Inspection by plant personnel revealed cracking in the concrete frame of a 326-ft-tall, 7-level preheater tower. On-site plant engineers deemed the cracking significant, as the structure supports critical manufacturing process equipment. A structural engineering consulting firm was retained to evaluate the extent of the problem and formulate a repair plan. The firm mobilized at the site in less than 24 hours and performed an initial structural safety assessment. A comprehensive structural evaluation indicated that the structure required strengthening.
Restoration consultants were engaged to assist locally with engineering and construction administration. A specialty repair contractor also was engaged to review the constructability of several alternate repair schemes and maintain the fast-track schedule.
After considering structural capacity and serviceability requirements, durability issues, the high-temperature operating environment, constructability, and an aggressive construction schedule, the team recommended a retrofit consisting of bonded post-tensioning within internal holes drilled in the beams. This solution was quite extraordinary, as it required precision-drilling horizontal holes up to 87 ft long in the beams of the elevated frame structure, without cutting existing embedded reinforcement.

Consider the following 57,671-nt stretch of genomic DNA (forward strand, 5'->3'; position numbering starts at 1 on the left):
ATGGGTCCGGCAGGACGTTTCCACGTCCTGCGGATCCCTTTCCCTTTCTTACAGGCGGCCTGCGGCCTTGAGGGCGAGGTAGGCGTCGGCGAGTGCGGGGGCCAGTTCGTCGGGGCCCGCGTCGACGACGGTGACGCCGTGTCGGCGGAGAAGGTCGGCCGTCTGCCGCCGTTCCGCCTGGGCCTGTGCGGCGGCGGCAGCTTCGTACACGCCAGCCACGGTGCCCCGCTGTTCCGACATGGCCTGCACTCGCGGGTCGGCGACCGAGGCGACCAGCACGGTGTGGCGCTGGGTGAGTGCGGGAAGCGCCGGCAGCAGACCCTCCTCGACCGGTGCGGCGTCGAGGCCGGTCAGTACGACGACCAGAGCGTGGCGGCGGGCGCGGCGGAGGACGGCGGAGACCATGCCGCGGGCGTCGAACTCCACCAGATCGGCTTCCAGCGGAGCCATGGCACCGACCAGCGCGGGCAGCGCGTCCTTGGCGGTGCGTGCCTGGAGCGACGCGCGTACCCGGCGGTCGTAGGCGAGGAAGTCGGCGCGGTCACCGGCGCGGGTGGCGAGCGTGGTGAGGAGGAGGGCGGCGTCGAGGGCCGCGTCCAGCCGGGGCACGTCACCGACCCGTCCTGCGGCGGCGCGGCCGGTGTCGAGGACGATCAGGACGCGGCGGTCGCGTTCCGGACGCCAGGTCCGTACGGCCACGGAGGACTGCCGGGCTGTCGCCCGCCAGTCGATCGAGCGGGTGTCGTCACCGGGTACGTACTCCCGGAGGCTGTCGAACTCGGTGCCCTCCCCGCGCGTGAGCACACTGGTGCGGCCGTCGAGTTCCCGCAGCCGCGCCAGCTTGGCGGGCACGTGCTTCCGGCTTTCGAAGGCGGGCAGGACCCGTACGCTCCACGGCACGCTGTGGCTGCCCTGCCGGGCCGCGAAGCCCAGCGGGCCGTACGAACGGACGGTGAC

Nondestructive impulse radar testing was used to locate existing embedded reinforcing steel, as well as to monitor the drilled holes' trajectory. This process helped ensure proper tendon alignment and prevent damage to embedded steel. The cored holes served as post-tensioning ducts.
The structrural strengthening repairs were executed quickly and under challenging circumstances, including working high on the exposed structure through a cold winter with severe wind conditions. The unique retrofit resulted in a structure that is stronger, more serviceable, and more durable than the original tower.